How to Find food in the wild

find food in the wild

Being able to find food that is safe to eat is one of the most critical skills that you can learn. Yes, you can live for three weeks without consuming food. But you will feel the negative effects of going without food in only one day. Headaches will start to set in and you’ll feel drained of energy, making survival more difficult.

This is why it is vitally important to be able to find natural food out in the wilderness. we will explain what plants and insects to find in the wild or what you should avoid eating in any circumstance.

Plants That You Should Avoid

The old adage that it’s better to be safe than sorry applies very well to survival. This means if you cannot identify a plant, you should avoid it.

In addition, avoid plants that meet any one of the following criteria:

  • thorny plantPlants with milky and/or colored Sap
  • Plants with spines, thorns, and hairs
  • Plants that taste bitter
  • Seeds that are inside pods
  • Plants that have black, purple, or pink spurs
  • Plants with a three leaved pattern

The reason why you should avoid these types of plants is because these are signs that the plant is likely poisonous.  Never even think of eating a poisonous plant, even if you are desperate.  It’s more dangerous to eat a toxic plant than it is to not eat anything at all.

Plants You Should Look For


  • the asparagus that you find in the wilds will be thinner than the kind you buy in the store, but it’s no less nutritious.  Asparagus can be either eaten raw, or better yet, boiled.


  • cattails tend to be found near sources of freshwater, and they served as part of the diet for many Native American tribes for years.  You can eat the stem and the rootstock that’s underground; just wipe off the mud before eating.  You can eat the stem raw if you want, but the leaves should be boiled before being eaten.


  • red flower clovers on green background leafif there’s an open grassy area, clovers are likely there.  They are also easily identifiable.  Clovers can be eaten either raw or boiled.


  • in our day-to-day lives, dandelions are nothing more than an annoying weed.  But in a survival situation, they could be a life saver.  All parts of the dandelion are edible, but the leaves have a bitter taste that can be eliminated with boiling.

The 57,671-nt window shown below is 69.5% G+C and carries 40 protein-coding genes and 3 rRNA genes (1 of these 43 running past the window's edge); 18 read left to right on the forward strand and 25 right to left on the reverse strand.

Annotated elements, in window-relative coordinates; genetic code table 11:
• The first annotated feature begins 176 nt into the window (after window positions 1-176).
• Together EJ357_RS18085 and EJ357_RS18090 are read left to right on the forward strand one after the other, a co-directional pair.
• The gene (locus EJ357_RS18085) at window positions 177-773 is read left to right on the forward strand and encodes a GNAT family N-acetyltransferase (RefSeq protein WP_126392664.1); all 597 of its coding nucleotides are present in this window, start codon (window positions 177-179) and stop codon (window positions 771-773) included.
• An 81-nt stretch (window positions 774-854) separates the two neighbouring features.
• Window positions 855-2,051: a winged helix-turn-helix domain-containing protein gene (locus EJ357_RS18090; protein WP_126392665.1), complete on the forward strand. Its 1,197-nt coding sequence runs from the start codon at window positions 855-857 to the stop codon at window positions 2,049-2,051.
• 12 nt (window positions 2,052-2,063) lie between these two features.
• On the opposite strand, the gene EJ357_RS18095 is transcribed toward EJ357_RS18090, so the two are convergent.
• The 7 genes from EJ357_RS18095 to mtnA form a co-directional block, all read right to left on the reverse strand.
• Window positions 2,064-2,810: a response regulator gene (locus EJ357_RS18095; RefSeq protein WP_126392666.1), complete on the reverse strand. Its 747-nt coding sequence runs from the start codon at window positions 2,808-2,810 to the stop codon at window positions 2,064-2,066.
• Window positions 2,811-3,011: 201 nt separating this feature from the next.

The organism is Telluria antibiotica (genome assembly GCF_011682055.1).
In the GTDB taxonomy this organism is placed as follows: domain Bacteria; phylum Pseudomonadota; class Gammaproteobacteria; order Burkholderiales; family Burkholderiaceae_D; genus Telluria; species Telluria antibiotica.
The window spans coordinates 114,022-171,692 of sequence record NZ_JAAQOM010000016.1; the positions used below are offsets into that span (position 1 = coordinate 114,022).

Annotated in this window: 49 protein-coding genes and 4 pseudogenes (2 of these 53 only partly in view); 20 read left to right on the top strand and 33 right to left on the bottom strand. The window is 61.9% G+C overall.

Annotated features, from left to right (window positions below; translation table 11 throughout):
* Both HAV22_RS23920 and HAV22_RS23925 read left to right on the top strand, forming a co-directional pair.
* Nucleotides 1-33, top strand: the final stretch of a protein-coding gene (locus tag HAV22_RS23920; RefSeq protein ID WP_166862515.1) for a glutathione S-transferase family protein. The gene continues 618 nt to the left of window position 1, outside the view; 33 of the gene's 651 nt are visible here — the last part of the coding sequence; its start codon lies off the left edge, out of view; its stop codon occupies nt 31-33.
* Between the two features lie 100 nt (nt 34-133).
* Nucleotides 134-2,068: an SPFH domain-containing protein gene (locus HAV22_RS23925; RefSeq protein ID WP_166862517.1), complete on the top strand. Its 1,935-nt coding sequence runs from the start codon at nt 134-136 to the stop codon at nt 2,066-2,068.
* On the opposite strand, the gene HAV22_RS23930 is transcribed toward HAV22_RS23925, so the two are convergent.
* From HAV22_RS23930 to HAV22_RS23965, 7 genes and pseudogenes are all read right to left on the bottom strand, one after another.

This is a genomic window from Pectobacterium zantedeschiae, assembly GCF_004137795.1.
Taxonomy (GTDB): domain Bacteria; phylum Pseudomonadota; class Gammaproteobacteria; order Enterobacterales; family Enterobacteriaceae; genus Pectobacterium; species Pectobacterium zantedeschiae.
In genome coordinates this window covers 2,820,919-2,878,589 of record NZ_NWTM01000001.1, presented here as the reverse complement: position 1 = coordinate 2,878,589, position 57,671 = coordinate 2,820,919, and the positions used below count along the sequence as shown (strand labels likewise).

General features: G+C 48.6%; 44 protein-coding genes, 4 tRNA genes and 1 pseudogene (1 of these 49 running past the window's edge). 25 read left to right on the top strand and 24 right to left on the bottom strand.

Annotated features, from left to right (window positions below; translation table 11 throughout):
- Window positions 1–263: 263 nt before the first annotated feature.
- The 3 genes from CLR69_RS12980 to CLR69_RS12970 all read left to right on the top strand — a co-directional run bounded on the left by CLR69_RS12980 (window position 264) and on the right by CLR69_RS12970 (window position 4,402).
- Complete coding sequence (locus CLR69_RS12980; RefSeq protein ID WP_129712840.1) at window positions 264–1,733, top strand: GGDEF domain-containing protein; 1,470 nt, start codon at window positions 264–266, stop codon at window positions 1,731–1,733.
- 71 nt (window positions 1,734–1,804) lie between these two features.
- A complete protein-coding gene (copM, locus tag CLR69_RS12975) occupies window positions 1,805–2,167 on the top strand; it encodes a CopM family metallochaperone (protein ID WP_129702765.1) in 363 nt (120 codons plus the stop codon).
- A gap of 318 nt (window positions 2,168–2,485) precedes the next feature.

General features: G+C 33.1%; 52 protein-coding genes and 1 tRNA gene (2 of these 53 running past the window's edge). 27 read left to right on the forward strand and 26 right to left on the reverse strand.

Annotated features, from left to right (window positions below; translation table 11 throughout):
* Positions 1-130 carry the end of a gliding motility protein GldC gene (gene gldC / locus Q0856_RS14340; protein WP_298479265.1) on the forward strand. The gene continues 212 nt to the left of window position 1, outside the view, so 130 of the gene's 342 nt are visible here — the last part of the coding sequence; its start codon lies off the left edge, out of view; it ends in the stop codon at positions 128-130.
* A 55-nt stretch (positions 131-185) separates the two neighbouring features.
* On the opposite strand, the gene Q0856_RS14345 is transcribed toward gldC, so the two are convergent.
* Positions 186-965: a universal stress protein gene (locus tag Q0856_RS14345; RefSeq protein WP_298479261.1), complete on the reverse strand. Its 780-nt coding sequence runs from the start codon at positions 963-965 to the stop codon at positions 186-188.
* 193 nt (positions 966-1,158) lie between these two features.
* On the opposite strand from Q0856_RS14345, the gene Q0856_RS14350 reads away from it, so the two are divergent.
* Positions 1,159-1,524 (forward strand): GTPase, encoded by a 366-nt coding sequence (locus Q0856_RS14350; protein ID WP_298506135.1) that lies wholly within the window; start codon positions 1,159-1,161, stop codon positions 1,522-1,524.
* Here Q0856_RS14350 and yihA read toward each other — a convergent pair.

• Fireweed is noted for its purple colored flowers and the circular veins on the leaves; more importantly, it’s rich in Vitamin A and Vitamin C. Fireweed served as a staple in the diet for many Native American tribes, like cattails. However, mature fireweed tastes bitter (though it is still edible), so it’s best to eat the fireweed when it is still young and less bitter.


  • Kelp floating near surfaceKelp is a type of seaweed that is found almost everywhere in the world.  Rich in Vitamin K, kelp can be eaten raw.

Wood Sorrel

  • In addition to being edible (so long as it is boiled), wood sorrel also has medicinal properties that were utilized by Native American tribes, who used it for treating mouth sores.

Insects That You Should Avoid


Let’s move on to insects, which are another perfectly viable source of food in a survival situation because they provide proteins and fats that plants don’t.

But like plants, there are some safety concerns to keep in mind with insects.

Avoid insects that meet any one of the following criteria:

  • Insects that are brightly colored, especially orange, yellow, or red
  • Insects that have a strong odor
  • Insects that have a visible stinger

Insects That You Should Look For


All ants are edible, though they can be painful if they bite.  You can prevent this if you kill them first by cooking them over a fire; this cooking process also eliminates the bitter taste that ants have to them that is reminiscent of vinegar.  It’s also important that you remove any soil from the ants before eating, especially if you collect them from an anthill.


Caterpillars may not look edible, and certain types of them certainly have those bright colors that we just warned you about.  But while there are definitely some species of caterpillar that are toxic, as long as you avoid the brightly colored ones you should be safe.  Keep in mind that caterpillars are nothing more than larvae for butterflies and moths.  They are packed with fat, protein, Vitamin B, and iron.

Grasshoppers and Locusts

grasshopper in natureThey may be crunchy, but grasshoppers are an excellent source of protein and calcium.  They can be eaten raw, but they’ll taste a lot better if they are fried over a fire first.  Many people like to remove the legs of the grasshopper before eating, because the legs are the crunchiest part and may not go down well.  Locusts is a term used to refer to grasshoppers in swarms.  In a normal situation, locusts would be a major pest if not an all-out threat to crops and farms.  But in a survival situation, it’s something to perhaps be thankful for because it’s an excellent opportunity to chow down on large quantities of grub.


If you ever come across a decaying log or tree stump, take the time to survey it for termites.  These little guys are packed with proteins, more so even than other kinds of insects.  A handful of termites could alone give you the protein boost that you need for the day.  You’ll also have a greater chance of finding termites either in the rain or after a rainstorm has passed, because they prefer damp wood to dry wood.

Dave Steen

Dave Steen

Dave is a 58 year old survivalist; father of three; with over 40 years of survival experience. He started young, learning survival the hard way, in the school of hard knocks. Now, after years of study, he's gray-haired and slightly overweight. That hasn't dimmed his interest in survival though. If anything, Dave has a greater commitment to survival than ever, so that he can protect his family.

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